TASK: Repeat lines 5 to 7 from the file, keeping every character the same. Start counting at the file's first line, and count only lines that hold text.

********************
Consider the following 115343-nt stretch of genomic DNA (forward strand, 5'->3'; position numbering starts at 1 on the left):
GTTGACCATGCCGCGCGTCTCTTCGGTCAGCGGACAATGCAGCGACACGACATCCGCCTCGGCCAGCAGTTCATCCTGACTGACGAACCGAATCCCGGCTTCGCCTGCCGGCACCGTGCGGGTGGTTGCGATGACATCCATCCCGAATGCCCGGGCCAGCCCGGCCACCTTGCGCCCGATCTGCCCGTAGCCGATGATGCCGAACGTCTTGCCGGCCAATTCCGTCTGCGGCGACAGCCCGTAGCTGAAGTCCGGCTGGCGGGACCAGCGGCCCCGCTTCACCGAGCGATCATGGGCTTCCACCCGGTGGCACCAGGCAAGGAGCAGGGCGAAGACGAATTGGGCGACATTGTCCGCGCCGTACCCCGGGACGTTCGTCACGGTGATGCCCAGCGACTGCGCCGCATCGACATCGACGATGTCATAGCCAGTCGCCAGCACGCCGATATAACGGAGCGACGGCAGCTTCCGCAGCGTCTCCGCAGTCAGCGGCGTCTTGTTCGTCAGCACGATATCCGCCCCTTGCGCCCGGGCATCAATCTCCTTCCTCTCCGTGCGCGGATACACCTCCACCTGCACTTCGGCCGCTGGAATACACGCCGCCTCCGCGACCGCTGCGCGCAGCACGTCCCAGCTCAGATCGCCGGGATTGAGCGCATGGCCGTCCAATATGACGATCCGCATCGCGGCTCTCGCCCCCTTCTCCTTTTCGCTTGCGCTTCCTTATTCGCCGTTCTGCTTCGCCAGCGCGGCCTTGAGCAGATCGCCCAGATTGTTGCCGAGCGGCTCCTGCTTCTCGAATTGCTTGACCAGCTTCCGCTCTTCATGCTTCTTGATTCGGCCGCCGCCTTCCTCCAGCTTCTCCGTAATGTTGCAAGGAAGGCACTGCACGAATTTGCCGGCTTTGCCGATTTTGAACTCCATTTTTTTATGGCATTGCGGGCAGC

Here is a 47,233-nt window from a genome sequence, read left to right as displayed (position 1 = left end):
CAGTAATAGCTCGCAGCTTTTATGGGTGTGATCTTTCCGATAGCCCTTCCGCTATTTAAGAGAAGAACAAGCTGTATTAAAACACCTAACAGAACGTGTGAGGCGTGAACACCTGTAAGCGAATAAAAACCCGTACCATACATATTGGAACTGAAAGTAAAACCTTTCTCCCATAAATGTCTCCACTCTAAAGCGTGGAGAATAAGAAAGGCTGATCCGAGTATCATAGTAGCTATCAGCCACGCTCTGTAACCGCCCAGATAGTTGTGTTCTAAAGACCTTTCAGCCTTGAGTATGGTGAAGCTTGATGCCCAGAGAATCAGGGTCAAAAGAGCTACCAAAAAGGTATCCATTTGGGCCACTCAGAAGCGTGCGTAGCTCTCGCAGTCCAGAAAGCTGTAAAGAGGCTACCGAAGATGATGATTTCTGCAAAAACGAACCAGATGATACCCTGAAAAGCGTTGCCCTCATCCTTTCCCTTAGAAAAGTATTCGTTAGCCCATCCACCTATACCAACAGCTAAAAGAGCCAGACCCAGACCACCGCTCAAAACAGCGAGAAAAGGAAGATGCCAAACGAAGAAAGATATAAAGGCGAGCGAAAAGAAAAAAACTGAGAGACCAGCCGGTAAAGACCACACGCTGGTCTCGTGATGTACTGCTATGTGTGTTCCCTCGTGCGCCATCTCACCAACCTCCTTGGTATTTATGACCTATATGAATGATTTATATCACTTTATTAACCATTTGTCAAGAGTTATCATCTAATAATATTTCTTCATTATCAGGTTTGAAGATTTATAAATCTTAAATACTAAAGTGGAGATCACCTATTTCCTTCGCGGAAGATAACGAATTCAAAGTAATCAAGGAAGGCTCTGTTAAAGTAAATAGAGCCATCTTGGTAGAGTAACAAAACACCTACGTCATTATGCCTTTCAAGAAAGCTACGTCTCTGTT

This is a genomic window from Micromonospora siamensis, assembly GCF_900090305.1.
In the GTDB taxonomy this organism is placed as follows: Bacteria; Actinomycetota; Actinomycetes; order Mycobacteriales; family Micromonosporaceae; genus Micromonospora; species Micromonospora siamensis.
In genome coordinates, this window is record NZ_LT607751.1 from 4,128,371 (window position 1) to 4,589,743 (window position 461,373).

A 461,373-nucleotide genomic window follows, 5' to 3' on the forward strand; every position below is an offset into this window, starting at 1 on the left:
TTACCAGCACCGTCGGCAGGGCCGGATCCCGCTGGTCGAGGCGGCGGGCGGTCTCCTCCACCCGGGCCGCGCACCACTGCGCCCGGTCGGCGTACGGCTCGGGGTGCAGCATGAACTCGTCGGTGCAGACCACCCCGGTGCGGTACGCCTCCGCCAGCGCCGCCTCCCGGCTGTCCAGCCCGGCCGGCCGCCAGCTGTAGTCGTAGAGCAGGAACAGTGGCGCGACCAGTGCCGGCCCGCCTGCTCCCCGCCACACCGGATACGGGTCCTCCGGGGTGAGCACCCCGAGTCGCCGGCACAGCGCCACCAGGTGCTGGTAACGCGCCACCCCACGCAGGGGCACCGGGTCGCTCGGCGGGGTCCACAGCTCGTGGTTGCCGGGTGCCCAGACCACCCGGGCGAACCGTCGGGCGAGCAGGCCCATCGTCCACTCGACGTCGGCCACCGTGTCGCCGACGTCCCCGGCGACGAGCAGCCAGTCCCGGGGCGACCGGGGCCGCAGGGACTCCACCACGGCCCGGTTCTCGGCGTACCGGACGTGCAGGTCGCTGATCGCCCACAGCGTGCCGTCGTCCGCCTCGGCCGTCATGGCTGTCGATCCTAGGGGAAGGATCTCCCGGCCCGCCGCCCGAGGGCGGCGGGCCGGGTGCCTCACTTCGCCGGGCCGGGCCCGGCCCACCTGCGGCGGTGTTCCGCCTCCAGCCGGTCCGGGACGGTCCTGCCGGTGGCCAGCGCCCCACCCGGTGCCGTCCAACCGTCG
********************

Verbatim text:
This is a genomic window from Micromonospora siamensis, assembly GCF_900090305.1.
In the GTDB taxonomy this organism is placed as follows: Bacteria; Actinomycetota; Actinomycetes; order Mycobacteriales; family Micromonosporaceae; genus Micromonospora; species Micromonospora siamensis.
In genome coordinates, this window is record NZ_LT607751.1 from 4,128,371 (window position 1) to 4,589,743 (window position 461,373).